But the rollout ran into problems including questions about misleading data and missed deliveries that cloud public perceptions of AstraZeneca as other vaccines advance.
This week, Europe’s largest pharmaceutical agency reinforced fears of rare but dangerous blood clots among those who received the vaccine. The European Medicines Agency said on Wednesday that it was “reasonable” that blood clots were related to the vaccine, but it also “stressed that the benefits of vaccination still outweigh the risks.” Inform my colleagues.
However, The latest news from Europe will travel beyond the continent’s borders – and AstraZeneca’s problems are likely to have a major global impact.
Unlike many of its peers, the vaccine is relatively cheap and easy to administer. Most importantly, they make up a large portion of the planned supply for Covax, a global vaccine initiative linked to the World Health Organization that aims to ensure supply to low- and middle-income countries.
Search Posted last month By the Think Global Health program of the Council on Foreign Relations, AstraZeneca found that AstraZeneca was expected to account for nearly 50 percent of global vaccine supplies in low-middle-income countries and a third of vaccine supplies in low-income countries.
The scramble to receive AstraZeneca doses contrasts with concurrent concerns about its safety. A number of European countries have already made changes to their vaccination programs before the EMA announcement, as Denmark and Norway temporarily stopped using the vaccine altogether.
Italy announced on Wednesday that it will recommend the AstraZeneca vaccine Only for those over 60, Following similar moves recently in France and Germany.
Even if blood clots are rare, they appear more severe for young men, with most cases reported in women under the age of 60, the agency said.
But with some countries abstaining from using the vaccine, others are struggling to obtain their doses. So far, there is no indication that AstraZeneca’s troubles will curb demand in many parts of the world. However, export controls, such as those imposed by the Indian government last month after a surge in domestic cases, are problematic.
Amid a catastrophic escalation in cases last month, the Indian government imposed restrictions on the export of vaccines. The move hit the Pune-based Serum, the world’s largest factory by volume, which was producing the vaccine developed by Oxford. Under an agreement with AstraZeneca.
India that was generous with it Donations of vaccines to poorer neighbors, I retracted the media’s description of the export ban. F. K. Paul, a top health official in India, told The Washington Post last week: “We shouldn’t call it a cutback,” admitting that there will be “some slowing down,” but hinting that it will be resolved within weeks.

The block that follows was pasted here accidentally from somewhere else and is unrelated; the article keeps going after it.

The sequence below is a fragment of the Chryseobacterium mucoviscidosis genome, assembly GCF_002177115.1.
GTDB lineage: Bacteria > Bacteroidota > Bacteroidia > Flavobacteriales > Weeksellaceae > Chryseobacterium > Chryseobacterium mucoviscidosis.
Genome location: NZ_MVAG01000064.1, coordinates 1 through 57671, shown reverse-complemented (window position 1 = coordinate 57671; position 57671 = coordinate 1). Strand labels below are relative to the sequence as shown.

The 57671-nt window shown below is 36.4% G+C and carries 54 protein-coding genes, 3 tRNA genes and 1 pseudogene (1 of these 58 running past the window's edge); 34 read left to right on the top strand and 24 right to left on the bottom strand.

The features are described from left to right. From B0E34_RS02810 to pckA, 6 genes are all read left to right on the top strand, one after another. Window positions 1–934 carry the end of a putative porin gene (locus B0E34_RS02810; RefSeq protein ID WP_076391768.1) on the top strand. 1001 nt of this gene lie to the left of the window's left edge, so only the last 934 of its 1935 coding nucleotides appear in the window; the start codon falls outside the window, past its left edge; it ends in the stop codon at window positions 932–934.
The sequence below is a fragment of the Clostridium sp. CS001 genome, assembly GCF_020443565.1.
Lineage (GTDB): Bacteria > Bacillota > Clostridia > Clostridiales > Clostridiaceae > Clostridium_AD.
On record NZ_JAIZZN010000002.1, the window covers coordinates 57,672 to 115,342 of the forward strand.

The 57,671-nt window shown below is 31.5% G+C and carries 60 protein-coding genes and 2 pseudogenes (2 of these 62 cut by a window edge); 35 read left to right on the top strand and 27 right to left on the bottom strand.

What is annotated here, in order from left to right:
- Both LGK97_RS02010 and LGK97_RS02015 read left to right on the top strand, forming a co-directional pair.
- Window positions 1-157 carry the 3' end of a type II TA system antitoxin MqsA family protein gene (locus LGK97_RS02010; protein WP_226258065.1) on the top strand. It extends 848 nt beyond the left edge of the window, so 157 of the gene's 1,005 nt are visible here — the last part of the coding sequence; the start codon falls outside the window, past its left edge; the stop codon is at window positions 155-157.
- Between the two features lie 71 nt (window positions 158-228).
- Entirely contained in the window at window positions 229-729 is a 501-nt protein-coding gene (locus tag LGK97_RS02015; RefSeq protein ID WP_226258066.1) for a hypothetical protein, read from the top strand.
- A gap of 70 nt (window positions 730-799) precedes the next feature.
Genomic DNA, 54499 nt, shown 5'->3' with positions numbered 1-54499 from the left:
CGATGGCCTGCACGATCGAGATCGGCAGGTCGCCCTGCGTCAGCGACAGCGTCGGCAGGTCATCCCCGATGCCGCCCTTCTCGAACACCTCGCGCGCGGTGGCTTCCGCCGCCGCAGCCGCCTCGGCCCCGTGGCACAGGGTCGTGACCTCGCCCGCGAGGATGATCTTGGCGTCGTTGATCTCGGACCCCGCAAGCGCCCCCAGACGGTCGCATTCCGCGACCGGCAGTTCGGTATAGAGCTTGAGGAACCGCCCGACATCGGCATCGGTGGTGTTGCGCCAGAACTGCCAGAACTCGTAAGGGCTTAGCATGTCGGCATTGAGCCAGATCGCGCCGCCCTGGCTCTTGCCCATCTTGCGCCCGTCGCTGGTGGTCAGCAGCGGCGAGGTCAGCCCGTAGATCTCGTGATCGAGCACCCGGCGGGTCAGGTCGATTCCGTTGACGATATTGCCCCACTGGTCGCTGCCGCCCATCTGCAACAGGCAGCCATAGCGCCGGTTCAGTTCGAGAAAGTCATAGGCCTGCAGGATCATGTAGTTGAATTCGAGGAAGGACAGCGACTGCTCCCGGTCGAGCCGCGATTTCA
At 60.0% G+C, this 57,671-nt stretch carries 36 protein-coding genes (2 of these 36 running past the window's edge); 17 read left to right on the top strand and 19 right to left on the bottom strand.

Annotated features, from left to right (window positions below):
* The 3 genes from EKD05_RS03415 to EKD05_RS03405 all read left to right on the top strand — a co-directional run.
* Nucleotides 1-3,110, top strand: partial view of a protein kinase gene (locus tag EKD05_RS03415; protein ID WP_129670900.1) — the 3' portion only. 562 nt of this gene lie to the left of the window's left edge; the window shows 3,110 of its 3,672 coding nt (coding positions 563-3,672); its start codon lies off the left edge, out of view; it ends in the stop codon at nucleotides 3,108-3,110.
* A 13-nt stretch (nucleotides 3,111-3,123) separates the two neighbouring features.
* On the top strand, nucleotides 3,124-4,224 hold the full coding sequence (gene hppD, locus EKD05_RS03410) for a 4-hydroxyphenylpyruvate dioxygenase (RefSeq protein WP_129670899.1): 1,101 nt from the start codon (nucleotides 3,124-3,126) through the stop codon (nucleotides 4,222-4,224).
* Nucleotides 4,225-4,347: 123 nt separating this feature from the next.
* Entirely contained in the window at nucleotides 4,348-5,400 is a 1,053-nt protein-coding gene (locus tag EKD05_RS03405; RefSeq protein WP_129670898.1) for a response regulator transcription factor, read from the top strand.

UNICEF spokeswoman Najwa Makki said last week that Kovacs has so far received only 28 million doses of AstraZeneca from the serum institute from the 90 million it expected in March and April, but that she expects natural exports to resume in May.
But Adar Poonawalla, CEO of the Serum Institute, expressed a more pessimistic view on Tuesday, saying Associated Press Exports may not fully resume until June if the increase in India does not subside. We will have to continue to supply to India, not anywhere else. “Because we must protect our nation,” Bunawala said.
Some countries already say their vaccination goals may be affected. John Nkengasung, Director of the African Centers for Disease Control and Prevention, That said last week that the delay AstraZeneca’s dosing delivery could be “catastrophic” to meet the continent’s vaccine schedule. Indonesia, Philippines and Vietnam They also said that they are expecting a slowdown.
India is not the only country with limited exports. Australia had a contract to deliver 3.8 million doses in January and February, but those hopes were dashed in March after the European Commission introduced it Export restrictions And Italy Block the shipment 250,000 doses intended for Australia.
Vanity Fair I mentioned this week That US contracts with major pharmaceutical manufacturers, including AstraZeneca, included specific language prohibiting overdoses from being shared with the rest of the world. “It’s a complete and total ban,” an unnamed administration official said about the contracts.
However, Tom Pollike of the Council on Foreign Relations argued that the United States could negotiate more ways to share vaccines.
Andrea Taylor, the Duke University researcher who tracks vaccine supplies, said one reason export controls in India had an effect is that they were unpredictable. On the other hand, the United States made it clear early in the pandemic that it would prioritize domestic vaccine supply.
“The United States could have played an important role in getting the vaccine to the world,” Taylor wrote in an email, “but it hasn’t planned for that, at least not in 2021.” “This is because their position in the beginning was very national, not global.”
With its vaccination program continuing without approval of the AstraZeneca vaccine, the United States has become largely isolated from its problems. Anthony S. Fauci, the country’s chief infectious disease physician, He said last week It is “still in the air” whether the United States will need AstraZeneca doses at all.
But this is not the case for a large part of the world. And as the demand for vaccination continues to grow, concern about the twin issues of safety and supply will remain high with it.
Niha Masih from Delhi contributed to this report.